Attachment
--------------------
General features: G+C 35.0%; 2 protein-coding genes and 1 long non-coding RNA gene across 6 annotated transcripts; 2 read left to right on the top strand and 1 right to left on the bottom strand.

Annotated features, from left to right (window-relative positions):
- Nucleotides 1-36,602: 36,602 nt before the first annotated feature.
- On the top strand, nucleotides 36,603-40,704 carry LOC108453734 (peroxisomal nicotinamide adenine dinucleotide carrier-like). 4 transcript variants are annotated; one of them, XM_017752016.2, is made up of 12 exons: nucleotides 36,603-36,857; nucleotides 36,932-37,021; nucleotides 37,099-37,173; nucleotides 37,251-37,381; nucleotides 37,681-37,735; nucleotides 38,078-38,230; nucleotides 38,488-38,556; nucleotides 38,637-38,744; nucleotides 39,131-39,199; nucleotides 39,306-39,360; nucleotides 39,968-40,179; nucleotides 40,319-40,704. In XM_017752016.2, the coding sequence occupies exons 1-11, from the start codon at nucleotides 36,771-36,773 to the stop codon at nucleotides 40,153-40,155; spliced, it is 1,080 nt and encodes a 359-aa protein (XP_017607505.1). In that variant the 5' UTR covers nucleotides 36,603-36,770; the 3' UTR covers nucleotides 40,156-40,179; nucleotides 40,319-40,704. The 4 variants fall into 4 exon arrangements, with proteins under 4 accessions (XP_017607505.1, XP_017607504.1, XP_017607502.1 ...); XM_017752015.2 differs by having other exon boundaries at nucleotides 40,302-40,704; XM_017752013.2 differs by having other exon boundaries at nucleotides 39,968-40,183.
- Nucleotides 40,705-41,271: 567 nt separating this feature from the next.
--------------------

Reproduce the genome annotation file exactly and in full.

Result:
General features: G+C 35.0%; 2 protein-coding genes and 1 long non-coding RNA gene across 6 annotated transcripts; 2 read left to right on the top strand and 1 right to left on the bottom strand.

Annotated features, from left to right (window-relative positions):
- Nucleotides 1-36,602: 36,602 nt before the first annotated feature.
- On the top strand, nucleotides 36,603-40,704 carry LOC108453734 (peroxisomal nicotinamide adenine dinucleotide carrier-like). 4 transcript variants are annotated; one of them, XM_017752016.2, is made up of 12 exons: nucleotides 36,603-36,857; nucleotides 36,932-37,021; nucleotides 37,099-37,173; nucleotides 37,251-37,381; nucleotides 37,681-37,735; nucleotides 38,078-38,230; nucleotides 38,488-38,556; nucleotides 38,637-38,744; nucleotides 39,131-39,199; nucleotides 39,306-39,360; nucleotides 39,968-40,179; nucleotides 40,319-40,704. In XM_017752016.2, the coding sequence occupies exons 1-11, from the start codon at nucleotides 36,771-36,773 to the stop codon at nucleotides 40,153-40,155; spliced, it is 1,080 nt and encodes a 359-aa protein (XP_017607505.1). In that variant the 5' UTR covers nucleotides 36,603-36,770; the 3' UTR covers nucleotides 40,156-40,179; nucleotides 40,319-40,704. The 4 variants fall into 4 exon arrangements, with proteins under 4 accessions (XP_017607505.1, XP_017607504.1, XP_017607502.1 ...); XM_017752015.2 differs by having other exon boundaries at nucleotides 40,302-40,704; XM_017752013.2 differs by having other exon boundaries at nucleotides 39,968-40,183.
- Nucleotides 40,705-41,271: 567 nt separating this feature from the next.